The other vehicle I'm thinking about getting is a Subaru Forester. They fetch about the same amount of money, and get 2 or 3 more MPG. But it's not a truck. But it fits twice the number of passengers...

I'll still have my motorcycle that I'll drive to work every day that it doesn't rain, and get 50 mpg. And I'll still have my Jeep which can now be relieved of it's daily driving duties. Or I can keep using the Jeep+motorcycle, sell the GMC and invest the money. In jeep parts mhahahaha
Just a thought, but wasn't the 2.3L Ford Ranger rated at something like 22/27? They didn't hold their value nearly as well as a Toyota, so you could maybe for the same cash end up with a nice 08-11 model...

Why not keep the full size that you already own and know it's history, and mod from there? Plucking the typical pickup truck low hanging fruit could yield much better highway mileage than stock...

And I believe you'd be better with your tonneau than a conventional camper shell, but an aero shell, built properly, could be best...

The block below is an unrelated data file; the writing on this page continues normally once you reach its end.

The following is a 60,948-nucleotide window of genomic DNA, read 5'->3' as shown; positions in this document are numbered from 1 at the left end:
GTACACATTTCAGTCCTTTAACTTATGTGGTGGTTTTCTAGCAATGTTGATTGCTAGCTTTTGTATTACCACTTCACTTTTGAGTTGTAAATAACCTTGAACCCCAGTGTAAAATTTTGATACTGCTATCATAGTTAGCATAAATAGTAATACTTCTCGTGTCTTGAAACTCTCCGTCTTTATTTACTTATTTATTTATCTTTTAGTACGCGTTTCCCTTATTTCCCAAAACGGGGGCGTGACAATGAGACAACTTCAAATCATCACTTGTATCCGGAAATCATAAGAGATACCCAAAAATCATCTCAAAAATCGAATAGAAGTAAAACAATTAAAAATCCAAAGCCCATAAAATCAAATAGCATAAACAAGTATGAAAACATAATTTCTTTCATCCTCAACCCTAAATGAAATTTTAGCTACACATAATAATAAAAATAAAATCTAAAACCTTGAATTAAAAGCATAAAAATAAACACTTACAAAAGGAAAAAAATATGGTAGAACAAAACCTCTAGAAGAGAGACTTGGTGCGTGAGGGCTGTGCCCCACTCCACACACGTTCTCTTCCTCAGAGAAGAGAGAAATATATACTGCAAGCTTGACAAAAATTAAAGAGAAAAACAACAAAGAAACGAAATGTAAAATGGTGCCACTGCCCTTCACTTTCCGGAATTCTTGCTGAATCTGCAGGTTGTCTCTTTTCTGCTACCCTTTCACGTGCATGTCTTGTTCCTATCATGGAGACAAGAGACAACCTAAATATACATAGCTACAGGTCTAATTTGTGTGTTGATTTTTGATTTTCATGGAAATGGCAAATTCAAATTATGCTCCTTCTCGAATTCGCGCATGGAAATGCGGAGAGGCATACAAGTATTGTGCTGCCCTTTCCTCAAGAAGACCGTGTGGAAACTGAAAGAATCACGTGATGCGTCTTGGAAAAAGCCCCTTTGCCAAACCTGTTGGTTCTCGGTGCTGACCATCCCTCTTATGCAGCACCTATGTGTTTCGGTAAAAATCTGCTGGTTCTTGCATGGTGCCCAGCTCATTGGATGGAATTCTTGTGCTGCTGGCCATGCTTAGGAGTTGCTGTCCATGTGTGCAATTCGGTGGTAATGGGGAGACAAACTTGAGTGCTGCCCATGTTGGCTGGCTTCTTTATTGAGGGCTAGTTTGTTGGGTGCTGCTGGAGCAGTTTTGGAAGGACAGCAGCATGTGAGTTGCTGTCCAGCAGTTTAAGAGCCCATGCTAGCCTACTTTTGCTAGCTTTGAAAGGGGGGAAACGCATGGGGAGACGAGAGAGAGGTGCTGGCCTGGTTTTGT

__________________
My current Ecotec project...


My last Ecotec project...
  Reply With Quote
Old 04-14-2018, 03:26 PM   #4 (permalink)
Master EcoModder
 
Join Date: Feb 2014
Location: Missoula, MT
Posts: 1,396
Thanks: 94
Thanked 457 Times in 309 Posts
I think campershell is the worst actually. There is no chance the air off of that does anything but swirl like the air coming off the back of a box truck. The bed cover gives a good chance the air coming off the cab lands and reattached before tumbling off the tailgate (a smaller box truck). The flatbed is probably to low to get the air to land. So aeroshell is best, flat bed cover next, regular open truck bed, tailgate up next, flatbed or tailgate down, and finally full camper shell the worst especially considering the added weight and cost.